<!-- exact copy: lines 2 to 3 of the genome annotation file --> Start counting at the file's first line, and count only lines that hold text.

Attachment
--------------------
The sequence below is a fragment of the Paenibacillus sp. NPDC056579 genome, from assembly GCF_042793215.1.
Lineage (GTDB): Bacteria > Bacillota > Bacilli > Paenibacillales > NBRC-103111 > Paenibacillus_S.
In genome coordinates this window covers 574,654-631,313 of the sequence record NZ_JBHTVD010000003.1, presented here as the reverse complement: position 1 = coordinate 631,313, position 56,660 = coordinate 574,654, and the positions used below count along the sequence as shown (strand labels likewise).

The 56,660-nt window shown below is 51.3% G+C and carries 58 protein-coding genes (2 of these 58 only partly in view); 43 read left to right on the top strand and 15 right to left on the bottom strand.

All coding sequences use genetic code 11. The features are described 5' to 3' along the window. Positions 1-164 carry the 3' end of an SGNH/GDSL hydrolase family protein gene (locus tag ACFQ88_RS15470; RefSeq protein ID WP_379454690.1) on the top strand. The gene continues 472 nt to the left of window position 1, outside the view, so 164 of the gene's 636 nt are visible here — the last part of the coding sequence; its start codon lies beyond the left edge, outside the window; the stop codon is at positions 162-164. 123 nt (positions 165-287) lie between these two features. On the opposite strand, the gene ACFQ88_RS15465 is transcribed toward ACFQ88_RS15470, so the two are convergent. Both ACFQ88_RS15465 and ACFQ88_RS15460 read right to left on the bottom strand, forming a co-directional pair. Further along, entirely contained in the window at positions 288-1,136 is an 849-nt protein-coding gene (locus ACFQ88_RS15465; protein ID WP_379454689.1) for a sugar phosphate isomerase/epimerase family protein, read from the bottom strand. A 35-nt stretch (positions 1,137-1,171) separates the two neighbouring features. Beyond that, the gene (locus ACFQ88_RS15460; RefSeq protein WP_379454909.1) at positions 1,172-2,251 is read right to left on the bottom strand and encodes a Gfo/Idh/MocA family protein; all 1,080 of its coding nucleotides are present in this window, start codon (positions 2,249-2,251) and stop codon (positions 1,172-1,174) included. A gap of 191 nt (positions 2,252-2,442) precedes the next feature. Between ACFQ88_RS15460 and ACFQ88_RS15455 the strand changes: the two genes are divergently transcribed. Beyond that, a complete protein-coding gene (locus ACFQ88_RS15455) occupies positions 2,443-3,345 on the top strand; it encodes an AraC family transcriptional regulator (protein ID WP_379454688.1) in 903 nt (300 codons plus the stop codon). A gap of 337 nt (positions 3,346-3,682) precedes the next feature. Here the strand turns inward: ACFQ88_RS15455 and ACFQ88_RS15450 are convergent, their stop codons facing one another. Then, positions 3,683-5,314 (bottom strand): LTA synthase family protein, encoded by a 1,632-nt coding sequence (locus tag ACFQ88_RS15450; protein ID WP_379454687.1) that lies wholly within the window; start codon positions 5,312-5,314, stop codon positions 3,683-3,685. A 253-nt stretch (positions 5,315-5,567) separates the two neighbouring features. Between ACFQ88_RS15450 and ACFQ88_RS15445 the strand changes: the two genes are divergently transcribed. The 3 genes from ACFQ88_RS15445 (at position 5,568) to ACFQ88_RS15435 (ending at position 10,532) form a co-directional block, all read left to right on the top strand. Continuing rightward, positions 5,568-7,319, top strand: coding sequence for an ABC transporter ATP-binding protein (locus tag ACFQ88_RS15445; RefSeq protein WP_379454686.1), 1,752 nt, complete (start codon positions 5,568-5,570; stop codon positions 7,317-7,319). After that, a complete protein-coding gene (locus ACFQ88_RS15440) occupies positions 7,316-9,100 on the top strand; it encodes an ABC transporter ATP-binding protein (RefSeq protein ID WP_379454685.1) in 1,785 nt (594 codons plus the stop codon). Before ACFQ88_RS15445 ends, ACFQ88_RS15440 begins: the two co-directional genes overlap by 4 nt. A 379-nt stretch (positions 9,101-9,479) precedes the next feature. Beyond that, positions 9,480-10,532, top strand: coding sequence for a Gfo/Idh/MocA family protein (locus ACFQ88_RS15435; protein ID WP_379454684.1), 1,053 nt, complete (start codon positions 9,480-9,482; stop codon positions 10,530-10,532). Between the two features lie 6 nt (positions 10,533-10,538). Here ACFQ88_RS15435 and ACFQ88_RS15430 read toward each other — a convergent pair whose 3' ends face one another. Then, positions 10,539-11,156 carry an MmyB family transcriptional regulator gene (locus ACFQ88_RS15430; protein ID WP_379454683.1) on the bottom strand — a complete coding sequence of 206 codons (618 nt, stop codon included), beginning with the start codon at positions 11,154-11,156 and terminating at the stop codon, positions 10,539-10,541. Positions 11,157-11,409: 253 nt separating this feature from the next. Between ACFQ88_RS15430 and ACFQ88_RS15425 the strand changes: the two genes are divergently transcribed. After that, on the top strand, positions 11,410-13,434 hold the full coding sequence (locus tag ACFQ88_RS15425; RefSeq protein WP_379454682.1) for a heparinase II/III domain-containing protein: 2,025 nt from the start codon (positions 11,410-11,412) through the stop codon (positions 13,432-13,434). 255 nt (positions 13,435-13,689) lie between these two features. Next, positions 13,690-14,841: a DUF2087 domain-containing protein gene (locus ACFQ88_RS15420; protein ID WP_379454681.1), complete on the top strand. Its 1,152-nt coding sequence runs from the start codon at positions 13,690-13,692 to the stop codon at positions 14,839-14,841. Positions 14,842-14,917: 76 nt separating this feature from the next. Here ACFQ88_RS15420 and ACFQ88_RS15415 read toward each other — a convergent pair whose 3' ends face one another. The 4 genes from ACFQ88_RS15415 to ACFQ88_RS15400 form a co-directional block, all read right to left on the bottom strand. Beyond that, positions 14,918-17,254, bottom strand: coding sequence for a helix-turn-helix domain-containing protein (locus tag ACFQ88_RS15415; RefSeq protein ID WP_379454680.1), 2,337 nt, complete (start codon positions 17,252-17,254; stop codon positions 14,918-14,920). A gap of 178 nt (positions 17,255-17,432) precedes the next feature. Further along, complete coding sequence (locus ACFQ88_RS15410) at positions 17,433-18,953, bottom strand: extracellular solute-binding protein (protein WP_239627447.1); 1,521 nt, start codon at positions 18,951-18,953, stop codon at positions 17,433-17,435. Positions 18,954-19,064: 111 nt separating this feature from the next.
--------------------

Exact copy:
Lineage (GTDB): Bacteria > Bacillota > Bacilli > Paenibacillales > NBRC-103111 > Paenibacillus_S.
In genome coordinates this window covers 574,654-631,313 of the sequence record NZ_JBHTVD010000003.1, presented here as the reverse complement: position 1 = coordinate 631,313, position 56,660 = coordinate 574,654, and the positions used below count along the sequence as shown (strand labels likewise).